Made in America

How to Develop a Protagonist

An antagonist is a person you love to hate. It’s the character who goes against the grain and is essentially the exact opposite of your main character – the protagonist.

In this blog post, we’re going to take a dive into the latter and learn more about the protagonist and how this character helps drive your plot and carries your story.

Before we get started, let’s get back to basics and define the term protagonist. According to a protagonist is “the leading character, hero, or heroine of a drama or other literary work.”

One way to think of the protagonist is the axis to which the entire plot revolves – they are the main character and they shape and define how the story unfolds.  How do you develop a protagonist? Here are three ideas to get you started.

There’s a problem.

This might be a little obvious but the protagonist’s actions will be driven by some sort of problem and it’s a problem that needs solved. Depending on your story, the problem that the protagonist is experiencing should be relatable to the readers so that they can feel as if they are living vicariously through your main character. Think of the problem as being like the North Star for your protagonist and the story will tell how he navigates his way to find a solution.

Humanize them.

Building off of our last point, as an author, you want to make your main character relatable so that your readers can connect with them on a personal level. The goal of building out your protagonist is to make them feel so real that your readers are emotionally invested in their life. To do this, you want to consider all of the moving parts which include but aren’t limited to:

  • The character’s backstory. Every person has a past and so should your protagonist. Provide your readers with context as to how they got to where they are today and why they are the way that they are.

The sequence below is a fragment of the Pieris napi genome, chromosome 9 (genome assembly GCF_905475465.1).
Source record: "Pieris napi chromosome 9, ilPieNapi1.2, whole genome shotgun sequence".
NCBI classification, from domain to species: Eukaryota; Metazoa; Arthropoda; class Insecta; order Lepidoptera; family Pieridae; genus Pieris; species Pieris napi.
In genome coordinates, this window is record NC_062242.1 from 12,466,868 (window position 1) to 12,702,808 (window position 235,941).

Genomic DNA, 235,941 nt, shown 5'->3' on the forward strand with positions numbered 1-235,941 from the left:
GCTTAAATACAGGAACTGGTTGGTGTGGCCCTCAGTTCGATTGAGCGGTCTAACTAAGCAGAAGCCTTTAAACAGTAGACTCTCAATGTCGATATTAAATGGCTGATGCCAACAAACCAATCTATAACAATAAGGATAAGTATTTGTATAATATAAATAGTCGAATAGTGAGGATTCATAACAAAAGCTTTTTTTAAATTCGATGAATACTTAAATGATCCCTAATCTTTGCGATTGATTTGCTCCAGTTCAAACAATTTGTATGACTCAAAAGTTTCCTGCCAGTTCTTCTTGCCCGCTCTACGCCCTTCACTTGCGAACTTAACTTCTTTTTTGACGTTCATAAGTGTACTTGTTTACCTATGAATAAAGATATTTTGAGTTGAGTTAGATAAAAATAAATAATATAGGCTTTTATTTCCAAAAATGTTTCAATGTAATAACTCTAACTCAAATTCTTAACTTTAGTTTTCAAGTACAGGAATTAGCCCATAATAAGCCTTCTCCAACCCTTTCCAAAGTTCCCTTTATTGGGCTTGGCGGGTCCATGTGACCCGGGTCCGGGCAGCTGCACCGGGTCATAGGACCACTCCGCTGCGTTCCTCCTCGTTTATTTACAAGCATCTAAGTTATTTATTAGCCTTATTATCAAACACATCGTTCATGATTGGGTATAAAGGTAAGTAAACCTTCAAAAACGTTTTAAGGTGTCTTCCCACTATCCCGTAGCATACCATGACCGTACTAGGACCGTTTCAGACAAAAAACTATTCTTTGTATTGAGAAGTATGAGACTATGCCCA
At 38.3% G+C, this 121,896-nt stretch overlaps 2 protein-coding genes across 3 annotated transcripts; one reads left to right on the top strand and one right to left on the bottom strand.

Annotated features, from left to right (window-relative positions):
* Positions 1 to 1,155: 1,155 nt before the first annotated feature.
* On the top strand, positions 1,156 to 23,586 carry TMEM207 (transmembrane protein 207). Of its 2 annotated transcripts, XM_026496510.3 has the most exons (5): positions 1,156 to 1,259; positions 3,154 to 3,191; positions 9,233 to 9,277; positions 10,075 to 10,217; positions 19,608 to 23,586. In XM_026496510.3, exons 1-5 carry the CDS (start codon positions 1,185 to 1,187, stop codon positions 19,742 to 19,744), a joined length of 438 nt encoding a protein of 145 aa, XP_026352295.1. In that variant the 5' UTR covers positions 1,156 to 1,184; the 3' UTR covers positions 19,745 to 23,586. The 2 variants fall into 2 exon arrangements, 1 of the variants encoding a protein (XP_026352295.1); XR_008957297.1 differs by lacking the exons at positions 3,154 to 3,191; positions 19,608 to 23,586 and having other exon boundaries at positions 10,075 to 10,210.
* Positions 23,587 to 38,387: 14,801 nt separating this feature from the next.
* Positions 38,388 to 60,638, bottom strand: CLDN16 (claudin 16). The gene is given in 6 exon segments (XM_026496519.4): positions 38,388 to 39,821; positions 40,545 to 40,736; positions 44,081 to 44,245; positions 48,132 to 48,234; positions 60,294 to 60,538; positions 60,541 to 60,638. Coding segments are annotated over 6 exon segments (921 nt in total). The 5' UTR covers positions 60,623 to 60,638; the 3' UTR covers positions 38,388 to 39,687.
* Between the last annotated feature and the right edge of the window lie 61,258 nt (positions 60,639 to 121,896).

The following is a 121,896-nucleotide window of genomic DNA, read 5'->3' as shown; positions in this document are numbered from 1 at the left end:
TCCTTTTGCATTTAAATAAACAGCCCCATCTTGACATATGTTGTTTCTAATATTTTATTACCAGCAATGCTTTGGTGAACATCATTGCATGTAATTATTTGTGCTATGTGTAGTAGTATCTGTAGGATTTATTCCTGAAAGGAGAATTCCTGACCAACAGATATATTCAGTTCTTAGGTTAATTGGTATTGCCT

• What are they trying to accomplish? We all have goals in life and to make your protagonist feel like a real person, he should have goals too that are supplemented by his strengths and offset by his weaknesses.
  • Whether your protagonist is a perfectionist or nonchalant, give him a personality that’s unique and makes sense with the overall story. Tie in some funny quirks or paralyzing fears. These traits will help humanize your protagonist to your readers.

They have questions.

In stark contrast to a flat character, a protagonist should be curious and ask questions that the readers might be thinking. While events will unfold around your protagonist, you don’t want him to idly sit back and watch. Instead, you want him to engage with the world and question why these things are happening. This sort of character will help you move your story along in a way that’s interesting to your readers. A protagonist who is passive and just lets life happen will not grab your readers by their collars and pull them in for more. Give your main character some tenacity and an inquisitive nature; it’s these traits among many that will act as the glue that holds your plot together.

Use these three ideas as starting points to develop your protagonist. Remember, your main character carries the weight of the plot on his shoulders, so make him interesting!

Copyright Dorrance Publishing, 2017

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